Sunday, November 29, 2020

Installing The Bachmann Interlocking Tower

I received the Badhmann Lackawanna interlocking tower I ordered. The first thing I did was repaint the tiles on the roof a terra cotta green, which amny of the prototypes seemed to be:
Here's a prototype photo I found on the web that gives some idea of the roof color, as well as the actual concrete color:
It looks like I'm going to have to find some Aged Concrete paint and see what I can do to dry-bruh it to enhance the color.

In this post a few eeeks ago, I talked about prepping a scenery area in West Zenith for placing the new concrete interlocking tower.

Once I'd installed it, I tried out a couple of new photo angles on the layout that would feature it:

I'd wound up leveling half of a small hill, which was a blah scenic area with no particular interest to it. By creating a new point of interest in the tower, I think I've perked up a new part of the layout. I have to level up the tower, dirt it in, and reinstall trees and ground cover in the overall area.

Sunday, November 22, 2020

Looking At The Bachmann Jersey Central GP7

I've known for several years that Bachmann has a version of their GP7 in Jersey Central paint. This is a loco from my childhood, as my grandparents lived about a block from the New Your and Long Branch in North Asbury Park, and when we visited, it was just a short walk to railfan trains at the station there.

But not long ago, I noticed that TrainWorld was clearing out its Bachmann Jersey Central GP7s, and I'd better pick one up, especially at the clearance price. The reason I'd hesitated up to now was that there's one important difference between the prototype and the model, and I wasn't sure if I wanted to deal with it.

The Jersey Central GP7s all had long hood extensions that housed electric generators for train lightibg:

Whereas the Bachmann model from the box just follows standard EMD GP7 features:
But leaving that discrepancy aside, I think Bachmann did a very good job with the paint and lettering. For innstance, I thought at first that the number beneath Miss Liberty on the cab side was too small, but I went checking photos on the web and discovered Bachmann had noticed something important: given the Jersey Central's standard lettering placement, the GP7 cabside numbers went between two louvers on the battery box doors. There was too little space there to fit standard numbers.

It looks like some GP7s got alightly larger numbers on plates welded to the louvers, while others may have had numbers the small Bachmann size.

For the train lighting generator, Custom Finishing makes part 213 for this in HO. You just clean up the castings, paint them, and super glue them to the long hood end:

The problem is what color matches the Jersey Central green (I think they called it Sea Foam Green). I've read that Chicago & North Western green is close, and I may have tried this in the past and liked it. However, I'm out of CNW green, and we're no longer in an age where you can just run out to the train store and pick up a bottle. I scrounged in the paint I had and discovered I had some Scalecoat Southern Railway green, which turns out to be at least an OK match:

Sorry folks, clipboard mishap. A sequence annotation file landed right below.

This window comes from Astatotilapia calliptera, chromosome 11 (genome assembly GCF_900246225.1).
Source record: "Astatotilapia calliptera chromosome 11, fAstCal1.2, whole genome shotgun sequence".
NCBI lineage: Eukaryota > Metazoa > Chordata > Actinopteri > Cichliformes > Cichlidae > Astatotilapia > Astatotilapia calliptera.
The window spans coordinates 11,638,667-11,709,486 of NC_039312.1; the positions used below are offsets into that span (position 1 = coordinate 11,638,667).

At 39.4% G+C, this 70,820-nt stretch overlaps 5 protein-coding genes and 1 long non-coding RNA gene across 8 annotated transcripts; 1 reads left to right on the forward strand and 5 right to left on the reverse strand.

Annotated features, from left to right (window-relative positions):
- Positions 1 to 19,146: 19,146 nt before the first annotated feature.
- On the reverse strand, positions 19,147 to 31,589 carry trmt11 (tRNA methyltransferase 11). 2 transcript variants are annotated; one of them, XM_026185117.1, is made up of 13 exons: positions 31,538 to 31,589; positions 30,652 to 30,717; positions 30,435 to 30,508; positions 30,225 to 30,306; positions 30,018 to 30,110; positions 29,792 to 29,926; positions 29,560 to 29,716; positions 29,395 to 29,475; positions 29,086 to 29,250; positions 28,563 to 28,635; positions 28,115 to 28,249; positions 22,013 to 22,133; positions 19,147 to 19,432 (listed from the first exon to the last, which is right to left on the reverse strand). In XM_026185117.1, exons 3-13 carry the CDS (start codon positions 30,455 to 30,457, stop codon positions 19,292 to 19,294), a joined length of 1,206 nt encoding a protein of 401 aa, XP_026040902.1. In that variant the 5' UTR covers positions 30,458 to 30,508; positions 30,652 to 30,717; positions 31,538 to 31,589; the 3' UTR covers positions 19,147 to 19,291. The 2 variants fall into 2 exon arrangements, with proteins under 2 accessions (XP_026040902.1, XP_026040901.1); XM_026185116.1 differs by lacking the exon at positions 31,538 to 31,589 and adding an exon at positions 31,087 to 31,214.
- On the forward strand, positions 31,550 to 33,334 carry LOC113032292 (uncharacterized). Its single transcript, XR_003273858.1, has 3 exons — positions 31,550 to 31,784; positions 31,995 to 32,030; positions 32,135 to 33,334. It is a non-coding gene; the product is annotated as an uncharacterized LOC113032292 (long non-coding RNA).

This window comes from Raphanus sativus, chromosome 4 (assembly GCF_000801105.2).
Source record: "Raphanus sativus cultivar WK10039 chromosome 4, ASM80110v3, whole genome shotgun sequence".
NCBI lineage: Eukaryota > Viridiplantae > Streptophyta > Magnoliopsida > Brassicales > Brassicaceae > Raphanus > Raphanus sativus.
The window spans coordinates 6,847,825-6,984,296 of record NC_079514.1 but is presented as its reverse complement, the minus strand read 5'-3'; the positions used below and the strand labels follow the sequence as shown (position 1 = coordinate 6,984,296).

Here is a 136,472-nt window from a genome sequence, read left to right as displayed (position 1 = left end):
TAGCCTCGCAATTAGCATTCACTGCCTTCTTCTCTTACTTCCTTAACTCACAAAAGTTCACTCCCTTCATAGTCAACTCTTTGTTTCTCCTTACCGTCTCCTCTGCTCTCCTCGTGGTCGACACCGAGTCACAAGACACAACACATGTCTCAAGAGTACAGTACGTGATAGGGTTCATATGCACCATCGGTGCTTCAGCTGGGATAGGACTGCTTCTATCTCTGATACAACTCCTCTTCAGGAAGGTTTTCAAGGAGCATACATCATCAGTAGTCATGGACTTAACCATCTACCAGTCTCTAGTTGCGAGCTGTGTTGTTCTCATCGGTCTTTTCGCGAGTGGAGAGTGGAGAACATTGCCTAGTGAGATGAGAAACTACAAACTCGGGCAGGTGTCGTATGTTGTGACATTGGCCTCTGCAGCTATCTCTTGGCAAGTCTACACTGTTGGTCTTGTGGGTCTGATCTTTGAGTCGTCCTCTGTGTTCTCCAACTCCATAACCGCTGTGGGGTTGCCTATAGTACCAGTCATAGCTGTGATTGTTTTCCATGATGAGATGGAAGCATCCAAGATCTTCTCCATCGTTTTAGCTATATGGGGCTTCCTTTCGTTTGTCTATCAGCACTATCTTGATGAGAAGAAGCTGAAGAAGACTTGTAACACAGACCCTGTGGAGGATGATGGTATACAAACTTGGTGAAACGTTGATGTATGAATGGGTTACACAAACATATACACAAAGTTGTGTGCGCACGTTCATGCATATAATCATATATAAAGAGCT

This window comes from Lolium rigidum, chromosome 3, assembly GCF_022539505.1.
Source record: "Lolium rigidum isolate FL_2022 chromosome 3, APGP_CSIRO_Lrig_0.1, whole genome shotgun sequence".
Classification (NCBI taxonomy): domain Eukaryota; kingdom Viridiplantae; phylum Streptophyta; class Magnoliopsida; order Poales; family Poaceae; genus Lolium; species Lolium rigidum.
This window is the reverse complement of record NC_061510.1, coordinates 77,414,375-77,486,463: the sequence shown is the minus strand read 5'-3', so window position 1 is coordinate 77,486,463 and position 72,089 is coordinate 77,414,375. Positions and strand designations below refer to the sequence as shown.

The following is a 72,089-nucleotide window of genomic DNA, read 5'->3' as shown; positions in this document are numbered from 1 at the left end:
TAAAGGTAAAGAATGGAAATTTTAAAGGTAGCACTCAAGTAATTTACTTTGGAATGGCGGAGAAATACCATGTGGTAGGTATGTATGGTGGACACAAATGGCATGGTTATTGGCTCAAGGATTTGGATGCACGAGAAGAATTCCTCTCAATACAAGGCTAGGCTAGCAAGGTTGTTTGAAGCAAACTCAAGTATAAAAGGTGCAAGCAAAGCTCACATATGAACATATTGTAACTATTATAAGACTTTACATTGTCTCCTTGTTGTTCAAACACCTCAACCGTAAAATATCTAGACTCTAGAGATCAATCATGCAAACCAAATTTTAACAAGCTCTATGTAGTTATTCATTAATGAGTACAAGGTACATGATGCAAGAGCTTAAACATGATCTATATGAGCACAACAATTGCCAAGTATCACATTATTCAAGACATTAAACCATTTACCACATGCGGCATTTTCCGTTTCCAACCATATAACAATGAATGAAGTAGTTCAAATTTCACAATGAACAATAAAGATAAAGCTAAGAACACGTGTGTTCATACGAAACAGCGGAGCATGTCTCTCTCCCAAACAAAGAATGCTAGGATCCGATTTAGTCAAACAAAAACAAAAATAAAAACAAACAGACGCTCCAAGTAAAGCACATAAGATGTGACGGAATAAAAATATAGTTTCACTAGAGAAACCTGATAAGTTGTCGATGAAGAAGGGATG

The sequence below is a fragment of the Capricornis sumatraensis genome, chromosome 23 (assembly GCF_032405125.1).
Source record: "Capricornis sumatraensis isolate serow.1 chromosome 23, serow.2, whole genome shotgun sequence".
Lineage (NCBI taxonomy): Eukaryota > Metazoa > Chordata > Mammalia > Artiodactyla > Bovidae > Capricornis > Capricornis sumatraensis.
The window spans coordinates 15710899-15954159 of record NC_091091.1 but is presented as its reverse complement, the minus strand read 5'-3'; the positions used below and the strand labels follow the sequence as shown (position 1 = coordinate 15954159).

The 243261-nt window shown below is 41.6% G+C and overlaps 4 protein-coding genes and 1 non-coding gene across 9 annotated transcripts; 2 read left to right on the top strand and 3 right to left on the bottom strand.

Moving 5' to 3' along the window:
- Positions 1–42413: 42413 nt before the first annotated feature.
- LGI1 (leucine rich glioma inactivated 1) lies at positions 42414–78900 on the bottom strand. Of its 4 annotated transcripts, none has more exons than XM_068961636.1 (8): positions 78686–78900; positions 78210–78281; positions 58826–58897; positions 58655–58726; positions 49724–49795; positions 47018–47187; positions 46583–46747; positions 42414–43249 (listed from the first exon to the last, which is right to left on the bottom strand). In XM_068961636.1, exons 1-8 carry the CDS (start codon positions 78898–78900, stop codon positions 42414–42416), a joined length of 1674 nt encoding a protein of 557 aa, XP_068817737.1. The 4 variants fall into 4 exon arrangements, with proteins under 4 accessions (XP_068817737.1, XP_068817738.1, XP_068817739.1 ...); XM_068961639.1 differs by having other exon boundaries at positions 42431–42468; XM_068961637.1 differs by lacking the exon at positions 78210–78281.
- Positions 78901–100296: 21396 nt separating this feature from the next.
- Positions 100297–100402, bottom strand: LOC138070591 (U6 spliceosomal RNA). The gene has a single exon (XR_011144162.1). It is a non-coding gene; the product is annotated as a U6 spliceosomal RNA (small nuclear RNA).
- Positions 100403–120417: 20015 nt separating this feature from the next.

Now I just need to scrounge a decal with the deep yellow "V" to apply to the end. I think I have an old Walthers set I can use. At that point, minimal weathering will cover any slight difference between the green shades. I also added a Custom Finishing 246 GP7 high hood bell to the short hood:
I notice that the Bachmann Jersey Central green is a good match for the green on the Atlas Jersey Central Train Master:

Sunday, November 15, 2020

And Even More Scenery Work

I made a trip to the train store this past week and came back with a big grocery-size shopping bag full of Woodland Scenics items. The result is that the hardshell on the big promontory that surrounds the sewer pipes is about 90% covered, with work underway on rock molds and dirt surface, with vegetation starting to cover things.

I completed coloring the plaster rock castings on the East Coast scenery-based side of the pomontory. The part of the hardshell that isn't covered by rockwork has been fully covered with Sculptamold mixed with cheap acrylics.

The next step will be to add extensive trees and clump foliage to this general area, covering a fair amount of the castings as well.

The photo below shows clump foliage being inserted into the rock crevices in the Woodland Scenics Ready Rocks that have been installed. A great deal more remains to be done.

The photo below shows the remaining plaster cloth hard shell that hasn't yet been covered with Sculptamold or Ready Rocks. This will be the last phase of the project to scenic the sewer pipe promontory.
I added a piece of Masonite to serve as a base for the Bachmann Lackawanna tower that will be installed at West Zenith. This is on its way.